In lieu of actual usage documentation (which will be added during the week) below is a sample execution:

python2.7 ./ -i ./test_files/ -c SemiStructured -C PreDefinedColumn -o outfile.xml -d DDIInstance_ID --codeSchemeID=Test_codeSchemeID --categorySchemeID=Test_categorySchemeID
python2.7 ./                - Needed to execute the script
-i ./test_files/            - The CSV file to transform
-c SemiStructured                           - The CSV CodeList type (see previous blogpost for more info)
-C PreDefinedColumn                         - The CSV Category type (see previous blogpost for more info)
-o outfile.xml                              - File to save the DDI to, if blank output to console
-d DDIInstance_ID                           - The ID for the new parent DDIInstance of the resultant file
--codeSchemeID=Test_codeSchemeID            - ID for the CodeScheme that will hold the codes - is also part of the prefix for all DDI code IDs
--categorySchemeID=Test_categorySchemeID    - ID for the CategoryScheme that will hold the codes - is also part of the prefix for all DDI category IDs

note. This does need Python 2.7 to use some of the more advanced XPath options in ElementTree that the DDI module uses.

Virgil UI – Converting from legacy to CSV to DDI

While my main machine has been out-of-action, I’ve devoted a more time to one of the first use cases that prompted the development of Virgil – transforming legacy CSVs into DDI 3.1.

One of the main features of Virgil is the ability to help users transition from legacy systems, using non-standard formats to using DDI as the main data language for managing codes, categories and classifications. Unfortunately, there is no way for any one system to support every format for classifications, however by targeting a lowest-common denominator we can process the bulk of the work. In this case the lowest common denominator is CSVs.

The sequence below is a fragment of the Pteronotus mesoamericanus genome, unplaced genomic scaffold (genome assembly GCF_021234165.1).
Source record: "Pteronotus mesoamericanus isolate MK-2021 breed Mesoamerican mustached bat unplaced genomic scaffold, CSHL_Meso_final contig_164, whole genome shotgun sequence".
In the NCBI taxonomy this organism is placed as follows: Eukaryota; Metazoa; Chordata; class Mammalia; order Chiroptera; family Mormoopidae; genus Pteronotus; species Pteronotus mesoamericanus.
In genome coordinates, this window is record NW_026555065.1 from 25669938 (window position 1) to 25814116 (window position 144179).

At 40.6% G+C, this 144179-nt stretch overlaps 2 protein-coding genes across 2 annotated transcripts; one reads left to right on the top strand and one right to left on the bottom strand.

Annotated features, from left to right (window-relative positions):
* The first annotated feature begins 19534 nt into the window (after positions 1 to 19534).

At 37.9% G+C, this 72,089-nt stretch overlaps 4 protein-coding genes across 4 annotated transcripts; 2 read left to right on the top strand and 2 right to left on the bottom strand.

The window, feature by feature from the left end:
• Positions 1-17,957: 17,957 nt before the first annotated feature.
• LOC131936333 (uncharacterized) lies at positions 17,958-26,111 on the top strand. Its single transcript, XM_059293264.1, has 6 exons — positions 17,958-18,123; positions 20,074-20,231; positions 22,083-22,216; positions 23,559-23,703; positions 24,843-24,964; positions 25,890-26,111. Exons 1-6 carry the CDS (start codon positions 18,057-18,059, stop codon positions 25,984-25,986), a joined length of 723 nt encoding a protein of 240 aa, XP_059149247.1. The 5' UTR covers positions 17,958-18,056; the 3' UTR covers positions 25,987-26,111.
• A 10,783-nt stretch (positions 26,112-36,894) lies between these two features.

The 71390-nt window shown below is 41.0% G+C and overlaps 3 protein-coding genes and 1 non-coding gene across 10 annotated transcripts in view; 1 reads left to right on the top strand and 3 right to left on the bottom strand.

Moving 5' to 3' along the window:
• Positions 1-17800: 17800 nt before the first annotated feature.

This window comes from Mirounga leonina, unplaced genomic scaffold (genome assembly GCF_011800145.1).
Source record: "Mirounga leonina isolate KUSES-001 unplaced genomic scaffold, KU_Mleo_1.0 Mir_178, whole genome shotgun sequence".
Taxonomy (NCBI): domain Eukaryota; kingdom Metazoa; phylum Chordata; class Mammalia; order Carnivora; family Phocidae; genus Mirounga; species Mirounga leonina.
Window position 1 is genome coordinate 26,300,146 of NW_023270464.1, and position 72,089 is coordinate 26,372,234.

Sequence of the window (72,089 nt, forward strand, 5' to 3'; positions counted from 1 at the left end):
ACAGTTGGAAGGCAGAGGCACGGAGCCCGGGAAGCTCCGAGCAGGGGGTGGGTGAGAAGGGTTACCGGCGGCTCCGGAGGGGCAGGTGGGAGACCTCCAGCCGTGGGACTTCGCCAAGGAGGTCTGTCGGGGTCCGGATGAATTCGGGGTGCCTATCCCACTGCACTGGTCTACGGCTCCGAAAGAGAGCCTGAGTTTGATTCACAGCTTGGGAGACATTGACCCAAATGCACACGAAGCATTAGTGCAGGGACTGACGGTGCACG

If a user or developer of a legacy system is able to transform their legacy format into one of several different CSV formats supported by Virgil, then they will be able to import, at the least the basic structure and metadata of their codes and classifications into DDI. With most of the code for the conversion tools done, I’ve begun putting together the wizard interface for Virgil UI, which will also form part of a standalone conversion tool. Within the next few weeks the standalone conversion tool will be ready for release, and made available as open-source with the supporting code.

Below is a list of questions that users and developers may have around how to prepare CSVs for conversion to DDI listing the convertible metadata, preferred CSV structure and developer support. Although there are restricted possibilities for CSV structuring options for conversion, if there is a need for expanding the formats or metadata available for conversion, make your needs known and this can be incorporated in to future development.

What metadata will be supported?

A user will be able to import the code values and the hierarchy of a classification, as well as labels and descriptions of categories. Labels and descriptions can be multilingual, and multiple languages per item are able to be imported.

Will I have to use Virgil-UI to use this converter

No. This converter will be available as a wizard within Virgil, but the UI for the wizard will be available as a standalone program for users who need to convert from a legacy system to DDI. Lastly, as the code will be entirely open-sourced, the Python module that performs the transformations will be able to be imported into any other Python piece of software. Lastly, since the converter module is written entirely using modules from the Python standard libraries, it will be usable by programs using languages that are compatible or have compatible python compilers – such as Java using Jython[] or .Net using IronPython[].